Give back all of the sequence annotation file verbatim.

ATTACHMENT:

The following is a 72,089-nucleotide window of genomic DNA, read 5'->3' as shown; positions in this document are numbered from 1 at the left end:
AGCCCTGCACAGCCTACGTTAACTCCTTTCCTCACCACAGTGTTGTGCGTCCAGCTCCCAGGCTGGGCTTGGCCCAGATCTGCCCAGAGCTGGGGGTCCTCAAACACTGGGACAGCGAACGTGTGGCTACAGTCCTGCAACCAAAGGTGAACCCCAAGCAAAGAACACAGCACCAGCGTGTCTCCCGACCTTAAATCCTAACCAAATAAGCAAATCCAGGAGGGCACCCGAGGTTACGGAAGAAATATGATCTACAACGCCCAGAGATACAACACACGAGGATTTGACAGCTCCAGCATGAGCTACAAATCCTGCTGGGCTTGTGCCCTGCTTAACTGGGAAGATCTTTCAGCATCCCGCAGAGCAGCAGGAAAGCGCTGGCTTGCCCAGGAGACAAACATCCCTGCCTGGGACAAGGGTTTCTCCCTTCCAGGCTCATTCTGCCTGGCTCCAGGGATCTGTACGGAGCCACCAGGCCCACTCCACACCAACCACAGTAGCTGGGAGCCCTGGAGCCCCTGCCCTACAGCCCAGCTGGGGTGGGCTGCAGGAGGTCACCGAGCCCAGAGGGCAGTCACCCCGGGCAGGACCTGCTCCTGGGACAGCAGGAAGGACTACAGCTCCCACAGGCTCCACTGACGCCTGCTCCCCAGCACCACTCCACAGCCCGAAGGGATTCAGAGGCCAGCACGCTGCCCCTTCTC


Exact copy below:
The following is a 72,089-nucleotide window of genomic DNA, read 5'->3' as shown; positions in this document are numbered from 1 at the left end:
AGCCCTGCACAGCCTACGTTAACTCCTTTCCTCACCACAGTGTTGTGCGTCCAGCTCCCAGGCTGGGCTTGGCCCAGATCTGCCCAGAGCTGGGGGTCCTCAAACACTGGGACAGCGAACGTGTGGCTACAGTCCTGCAACCAAAGGTGAACCCCAAGCAAAGAACACAGCACCAGCGTGTCTCCCGACCTTAAATCCTAACCAAATAAGCAAATCCAGGAGGGCACCCGAGGTTACGGAAGAAATATGATCTACAACGCCCAGAGATACAACACACGAGGATTTGACAGCTCCAGCATGAGCTACAAATCCTGCTGGGCTTGTGCCCTGCTTAACTGGGAAGATCTTTCAGCATCCCGCAGAGCAGCAGGAAAGCGCTGGCTTGCCCAGGAGACAAACATCCCTGCCTGGGACAAGGGTTTCTCCCTTCCAGGCTCATTCTGCCTGGCTCCAGGGATCTGTACGGAGCCACCAGGCCCACTCCACACCAACCACAGTAGCTGGGAGCCCTGGAGCCCCTGCCCTACAGCCCAGCTGGGGTGGGCTGCAGGAGGTCACCGAGCCCAGAGGGCAGTCACCCCGGGCAGGACCTGCTCCTGGGACAGCAGGAAGGACTACAGCTCCCACAGGCTCCACTGACGCCTGCTCCCCAGCACCACTCCACAGCCCGAAGGGATTCAGAGGCCAGCACGCTGCCCCTTCTC